1. [...] the results weren’t in my favor like they have been in the past — not sure why I didn’t mention it back in [...]

  2. Explain this one 2 me. Fixed rate went from 3,500 to 5,000 thats right 1,500 dollars MORE!!!!!!! Needless to say we couldn’t afford THAT MUCH of a jump so we are filing BK and losing our home. So much for the ‘AMERICAN DREAM”!

  3. Brainy Smurf Says:

    Hi Clarissa — for a jump like that to occur, it’s very unlikely that you actually had a fixed-rate mortgage.

    Chances are, it was “fixed” at a low teaser rate for a few years and then “adjusted” to make up the difference. A re-assessment and tax adjustment just aren’t going to add up to $1500 extra per month.

    It sucks that you’re on the road to losing your home but you have to keep things in perspective — a home with a $3500/month mortgage bill, in my opinion, is well beyond the “AMERICAN DREAM” and chances are, it was also beyond your means too. :0(

  4. Confused first time homeowner Says:

    Thank you for clearing this up!

  5. So angry and broke Says:

    We just had this happen to us. We had a $812 (fixed rate) monthly payment that went up to (and fluctuates) $1150 a month. We have 2 small babies and this is really hurting our family. I really hope next year is better. Things have been so rotten for us. :/

  6. So angry and broke Says:

    Oh and what’s worse is I didn’t know that this could happen. I feel like a fool for not knowing this could happen. I’m so angry at myself.

  7. This is crap! we went with a fixed because I wanted to know what our payment would be for the next 30 yrs and not have to guess and wonder and hope we could afford it, didnt know fixed isnt fixed at all!! we havent had a big jump “yet” just an extra 30 bucks two yrs in a row, its only went down once and that was after the first yr! guess we better count our blessings it hasnt gone up a 100! still sucks though!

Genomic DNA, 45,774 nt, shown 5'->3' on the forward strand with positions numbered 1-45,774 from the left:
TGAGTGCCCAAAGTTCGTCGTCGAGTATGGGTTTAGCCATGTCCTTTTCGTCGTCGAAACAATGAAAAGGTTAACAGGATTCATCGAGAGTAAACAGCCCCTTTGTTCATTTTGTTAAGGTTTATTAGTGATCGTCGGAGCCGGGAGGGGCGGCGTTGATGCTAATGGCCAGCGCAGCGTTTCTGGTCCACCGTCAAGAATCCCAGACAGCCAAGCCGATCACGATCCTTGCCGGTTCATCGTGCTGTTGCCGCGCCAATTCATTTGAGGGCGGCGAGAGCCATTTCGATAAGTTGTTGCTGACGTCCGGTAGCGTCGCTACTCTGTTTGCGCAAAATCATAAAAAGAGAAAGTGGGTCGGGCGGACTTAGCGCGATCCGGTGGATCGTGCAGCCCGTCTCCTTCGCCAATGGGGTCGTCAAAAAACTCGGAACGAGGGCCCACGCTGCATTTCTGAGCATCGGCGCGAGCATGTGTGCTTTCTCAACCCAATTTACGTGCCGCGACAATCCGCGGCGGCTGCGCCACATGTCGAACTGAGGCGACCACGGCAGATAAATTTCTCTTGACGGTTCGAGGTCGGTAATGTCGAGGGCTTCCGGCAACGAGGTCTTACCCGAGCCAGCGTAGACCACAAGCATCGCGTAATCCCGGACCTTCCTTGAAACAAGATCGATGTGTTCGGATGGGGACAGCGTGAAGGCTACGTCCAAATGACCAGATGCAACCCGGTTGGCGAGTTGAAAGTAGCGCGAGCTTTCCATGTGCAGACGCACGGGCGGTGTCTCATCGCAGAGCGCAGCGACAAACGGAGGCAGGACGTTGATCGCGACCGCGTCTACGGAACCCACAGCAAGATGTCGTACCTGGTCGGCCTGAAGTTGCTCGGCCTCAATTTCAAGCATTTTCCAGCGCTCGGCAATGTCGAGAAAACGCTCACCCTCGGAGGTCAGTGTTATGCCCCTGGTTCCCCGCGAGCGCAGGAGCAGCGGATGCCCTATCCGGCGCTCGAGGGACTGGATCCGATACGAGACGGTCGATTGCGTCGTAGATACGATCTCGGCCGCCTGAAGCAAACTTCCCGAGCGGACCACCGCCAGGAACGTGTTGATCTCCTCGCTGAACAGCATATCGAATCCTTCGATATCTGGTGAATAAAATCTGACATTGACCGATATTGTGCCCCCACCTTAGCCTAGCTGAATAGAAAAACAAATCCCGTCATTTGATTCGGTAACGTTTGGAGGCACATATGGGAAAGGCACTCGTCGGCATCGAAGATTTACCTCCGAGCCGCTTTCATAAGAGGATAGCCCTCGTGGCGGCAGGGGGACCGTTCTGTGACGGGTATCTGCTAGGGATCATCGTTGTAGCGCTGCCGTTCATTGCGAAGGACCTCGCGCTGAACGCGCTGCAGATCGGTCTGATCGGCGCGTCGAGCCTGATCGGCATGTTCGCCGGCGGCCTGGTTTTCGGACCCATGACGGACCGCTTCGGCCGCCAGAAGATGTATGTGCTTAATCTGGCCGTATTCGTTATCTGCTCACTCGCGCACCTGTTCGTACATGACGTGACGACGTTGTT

8. We are already hurting now, dont know what we will do if it jumps by hundreds next yr!

  9. wow, this really explained things well. 6 months after my husband and I bought our house our mortgage went up $65. Not terrible, but we understood. Well, another year later our mortgage just went up another $150. $220 total from when we bought the house 1.5 years ago. Tough break :( Thanks for explaining this so well. We are about to adopt a baby so it kind of stinks, but God always provides! We’ll just cut back on other things.

  10. This happened to me, Mortgage went up about $200 while the taxes went down. How can this happen?

  11. Brainy Smurf Says:

    The only way I can think that would cause this is that your Homeowners Insurance premium must have skyrocketed…

    Also, where do you live? I didn’t think property taxes *ever* went down. ;)

  12. My bank keeps telling me that the escrow account and the mortgage have nothing to do with each other. My house insurance and taxes are all included in the mortgage. Talking to the people in the mortgage dept are like talking to lawyers. Hello if it didn’t have anything to do with my mortgage why is my mortgage going up every year HELLO.

  13. That’s why you take care of your own escrow to avoid this.

  14. My note just went up $125 I can’t afford that some i going to lose my home to.

  15. Is there anything we can do to lower it? I’m guessing (embarrassed to admit, I haven’t read my entire statement either-yet. ) our in tease is from escrow shortage but am not positive. Our payment has gone up over $100 do two years in a row now. You add a new baby to the expenses and we are flat broke and starting to dig. This is NOT what we envisioned when moving.

  16. This happened to me too. There has to be something we can do. I’m only one person in this house. I think they really want you to loose your home.